Do Separate Suites Require Separate Breakers?

For many people, buying a house is an excellent opportunity to sublease to a family or friends. The upfront costs are offset gradually by income supplementation—with some planning; you can have the ongoing property costs paid off by the tenants while you keep a little pocket money month-to-month and build equity at the same time.

For larger properties, a stable tenant may be hard to find. Families that will be able to afford and fill a house may have changing life circumstances or personal goals that make relying on their long-term support untenable. In those instances, a cost-effective approach would be to split the home into two or more legal suites.

Dividing your property allows you to rent each portion of the home out separately and generate income from two or more sources. The immediate benefits are greater margin opportunities and less risk, as even losing one tenant will leave you with some supplemental income until you can find a replacement.

Preparing the separate legal suite may seem cost-prohibitive with renovations and decorating, but the long-term gains have much to offer.

When you consider a separate legal suite in your rental or inhabited property, you might wonder, do separate suites require separate circuit breakers?

The answer is simple in theory but slightly more complicated in practice. This blog will go into some of our thoughts on legal suites and how you can set yourself up for success in both renting and inspections.


Legally, No.

Put simply, no; a legal suite does not require a separate breaker by law. However, seeing as a separate suite will invariably double the occupant electricity usage (especially with electric ranges, fridges, high-voltage appliances, and household devices), you will need to ensure your circuit board is up to the task.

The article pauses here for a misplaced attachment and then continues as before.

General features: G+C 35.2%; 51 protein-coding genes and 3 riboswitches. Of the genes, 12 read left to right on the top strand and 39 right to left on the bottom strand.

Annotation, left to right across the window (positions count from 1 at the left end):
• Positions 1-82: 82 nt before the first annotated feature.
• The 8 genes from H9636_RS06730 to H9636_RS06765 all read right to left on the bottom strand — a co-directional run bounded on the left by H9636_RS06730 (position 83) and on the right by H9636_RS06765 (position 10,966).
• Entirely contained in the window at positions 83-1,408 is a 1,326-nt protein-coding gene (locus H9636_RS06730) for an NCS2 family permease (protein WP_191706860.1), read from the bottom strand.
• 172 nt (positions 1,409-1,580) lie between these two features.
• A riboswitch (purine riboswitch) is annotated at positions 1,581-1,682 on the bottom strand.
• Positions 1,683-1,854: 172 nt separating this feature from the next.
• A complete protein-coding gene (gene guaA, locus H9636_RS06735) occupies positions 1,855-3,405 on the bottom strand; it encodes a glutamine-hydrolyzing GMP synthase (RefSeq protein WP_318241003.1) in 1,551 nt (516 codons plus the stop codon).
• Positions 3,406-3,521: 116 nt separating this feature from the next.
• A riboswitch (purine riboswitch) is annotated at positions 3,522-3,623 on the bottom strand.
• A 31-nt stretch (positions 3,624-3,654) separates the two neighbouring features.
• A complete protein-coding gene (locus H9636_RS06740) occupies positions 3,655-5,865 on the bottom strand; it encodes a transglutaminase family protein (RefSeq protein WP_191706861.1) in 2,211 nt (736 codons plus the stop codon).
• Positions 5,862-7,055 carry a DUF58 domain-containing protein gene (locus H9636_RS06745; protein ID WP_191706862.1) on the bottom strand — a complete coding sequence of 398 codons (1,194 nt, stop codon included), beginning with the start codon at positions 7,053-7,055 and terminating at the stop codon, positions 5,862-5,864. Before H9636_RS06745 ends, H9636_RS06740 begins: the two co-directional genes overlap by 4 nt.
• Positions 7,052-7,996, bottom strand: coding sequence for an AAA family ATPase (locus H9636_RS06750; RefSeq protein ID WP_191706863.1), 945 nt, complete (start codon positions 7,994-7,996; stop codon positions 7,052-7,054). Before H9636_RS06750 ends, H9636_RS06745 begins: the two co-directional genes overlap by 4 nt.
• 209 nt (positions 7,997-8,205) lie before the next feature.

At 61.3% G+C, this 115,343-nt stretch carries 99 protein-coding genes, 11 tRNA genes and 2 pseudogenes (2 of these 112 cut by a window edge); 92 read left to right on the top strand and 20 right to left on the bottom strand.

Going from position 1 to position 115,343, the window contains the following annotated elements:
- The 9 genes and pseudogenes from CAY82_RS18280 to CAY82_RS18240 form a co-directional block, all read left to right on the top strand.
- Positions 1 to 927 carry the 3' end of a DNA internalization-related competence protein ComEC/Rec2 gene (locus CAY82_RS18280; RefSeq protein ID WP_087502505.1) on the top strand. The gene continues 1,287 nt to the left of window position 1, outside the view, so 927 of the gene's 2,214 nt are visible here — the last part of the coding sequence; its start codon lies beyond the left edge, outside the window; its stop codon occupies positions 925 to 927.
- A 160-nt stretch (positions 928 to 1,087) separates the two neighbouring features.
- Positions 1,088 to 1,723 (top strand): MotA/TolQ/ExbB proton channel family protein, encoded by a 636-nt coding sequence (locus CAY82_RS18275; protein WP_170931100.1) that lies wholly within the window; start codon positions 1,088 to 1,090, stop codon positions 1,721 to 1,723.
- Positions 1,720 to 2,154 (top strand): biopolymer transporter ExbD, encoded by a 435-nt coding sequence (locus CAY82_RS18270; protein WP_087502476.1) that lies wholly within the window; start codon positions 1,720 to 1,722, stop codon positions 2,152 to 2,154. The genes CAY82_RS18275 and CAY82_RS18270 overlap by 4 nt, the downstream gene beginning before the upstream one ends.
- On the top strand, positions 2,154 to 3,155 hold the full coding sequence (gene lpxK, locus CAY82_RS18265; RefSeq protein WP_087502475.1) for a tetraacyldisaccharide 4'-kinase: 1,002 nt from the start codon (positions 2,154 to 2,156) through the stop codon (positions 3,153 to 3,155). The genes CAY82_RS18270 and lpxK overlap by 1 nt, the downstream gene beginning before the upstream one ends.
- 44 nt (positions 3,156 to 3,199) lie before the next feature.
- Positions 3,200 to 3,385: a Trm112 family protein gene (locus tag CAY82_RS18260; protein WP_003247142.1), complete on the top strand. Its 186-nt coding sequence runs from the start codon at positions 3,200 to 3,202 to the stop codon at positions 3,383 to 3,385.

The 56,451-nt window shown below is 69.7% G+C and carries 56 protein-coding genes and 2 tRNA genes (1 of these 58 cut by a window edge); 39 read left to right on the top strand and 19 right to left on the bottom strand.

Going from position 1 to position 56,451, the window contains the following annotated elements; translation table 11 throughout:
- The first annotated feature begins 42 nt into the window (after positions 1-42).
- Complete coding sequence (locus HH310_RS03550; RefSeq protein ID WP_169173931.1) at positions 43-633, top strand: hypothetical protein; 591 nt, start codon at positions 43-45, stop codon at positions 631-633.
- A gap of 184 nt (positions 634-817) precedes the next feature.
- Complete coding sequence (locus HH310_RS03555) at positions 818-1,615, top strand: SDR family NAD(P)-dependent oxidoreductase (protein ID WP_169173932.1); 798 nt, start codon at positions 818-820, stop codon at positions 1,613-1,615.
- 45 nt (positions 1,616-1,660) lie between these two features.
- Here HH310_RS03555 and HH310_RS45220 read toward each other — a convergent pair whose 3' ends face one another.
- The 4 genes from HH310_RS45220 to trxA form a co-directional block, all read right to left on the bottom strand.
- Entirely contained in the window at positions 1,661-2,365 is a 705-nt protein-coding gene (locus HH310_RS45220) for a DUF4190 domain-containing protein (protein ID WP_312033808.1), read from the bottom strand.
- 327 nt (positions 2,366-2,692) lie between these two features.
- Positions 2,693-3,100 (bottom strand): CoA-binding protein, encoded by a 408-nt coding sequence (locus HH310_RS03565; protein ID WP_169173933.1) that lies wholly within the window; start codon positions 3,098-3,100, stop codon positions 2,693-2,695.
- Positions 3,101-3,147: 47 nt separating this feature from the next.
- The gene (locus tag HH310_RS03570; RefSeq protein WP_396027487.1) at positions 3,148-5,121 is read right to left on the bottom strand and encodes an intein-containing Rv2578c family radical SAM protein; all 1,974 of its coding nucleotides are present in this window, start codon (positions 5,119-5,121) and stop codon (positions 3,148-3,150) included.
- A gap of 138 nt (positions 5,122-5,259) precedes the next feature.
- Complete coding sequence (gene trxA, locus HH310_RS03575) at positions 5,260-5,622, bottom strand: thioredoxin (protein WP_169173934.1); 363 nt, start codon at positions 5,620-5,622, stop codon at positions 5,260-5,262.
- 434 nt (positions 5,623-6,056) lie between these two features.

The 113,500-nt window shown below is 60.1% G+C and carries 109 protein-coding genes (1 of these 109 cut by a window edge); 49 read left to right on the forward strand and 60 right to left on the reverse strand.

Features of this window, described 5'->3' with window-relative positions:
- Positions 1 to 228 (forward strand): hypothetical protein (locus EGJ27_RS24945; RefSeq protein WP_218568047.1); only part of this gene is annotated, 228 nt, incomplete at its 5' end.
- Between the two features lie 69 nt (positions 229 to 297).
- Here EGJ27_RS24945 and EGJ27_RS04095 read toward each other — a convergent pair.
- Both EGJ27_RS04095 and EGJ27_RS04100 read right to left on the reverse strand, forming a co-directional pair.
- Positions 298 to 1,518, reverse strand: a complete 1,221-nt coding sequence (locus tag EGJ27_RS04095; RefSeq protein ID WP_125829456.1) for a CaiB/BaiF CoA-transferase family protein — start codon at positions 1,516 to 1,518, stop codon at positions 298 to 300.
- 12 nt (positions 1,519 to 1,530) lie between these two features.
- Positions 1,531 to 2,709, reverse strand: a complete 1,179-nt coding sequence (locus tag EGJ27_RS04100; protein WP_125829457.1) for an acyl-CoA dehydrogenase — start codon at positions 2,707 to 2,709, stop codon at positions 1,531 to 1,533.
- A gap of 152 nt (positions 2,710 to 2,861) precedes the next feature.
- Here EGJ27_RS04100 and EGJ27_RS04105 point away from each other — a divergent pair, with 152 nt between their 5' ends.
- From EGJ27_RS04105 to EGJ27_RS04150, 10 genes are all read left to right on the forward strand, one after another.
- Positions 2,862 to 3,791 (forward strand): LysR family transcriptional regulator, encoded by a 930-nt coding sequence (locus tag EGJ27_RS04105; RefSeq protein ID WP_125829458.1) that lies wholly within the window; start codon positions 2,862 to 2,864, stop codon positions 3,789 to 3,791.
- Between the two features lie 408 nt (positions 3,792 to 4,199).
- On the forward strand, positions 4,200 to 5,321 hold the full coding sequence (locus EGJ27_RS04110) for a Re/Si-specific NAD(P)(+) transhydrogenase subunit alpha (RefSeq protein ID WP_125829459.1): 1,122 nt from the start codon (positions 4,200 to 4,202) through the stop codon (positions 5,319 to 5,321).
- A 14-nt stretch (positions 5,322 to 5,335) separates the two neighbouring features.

When investigating your suite renovations, an inspector will immediately flag older or inefficient circuit breakers. With insufficient electric support, you are opening up your property to fire risks, increased rates of tripping, and lower tenant satisfaction.

Luckily, upgrading your circuit panel is something any qualified electrician team is ready to undertake.


Why You Should Consider Two Panels

While upgrading your existing panel is a great start, there are situations where having two panels will make for a smoother tenant experience.

For instance, when one unit is responsible for more electrical usage than the other, their trips will not affect the other tenant. Similarly, if the tenants are out in one unit and the power goes out, there may be complications with food spoilage or other essential appliances, not to mention fire detectors and other monitoring devices.

No situation is perfect, but having greater control over contingencies will mean happier tenants, fewer midnight calls, and greater peace of mind.


Whether you’re upgrading existing circuits or splitting them, Lakeview Electric is happy to guide you through the considerations and complete the work with a satisfaction guarantee.

Contact us to get started on an inspection and plan for breezing through inspections, tenant walkthroughs, and anything else electric!

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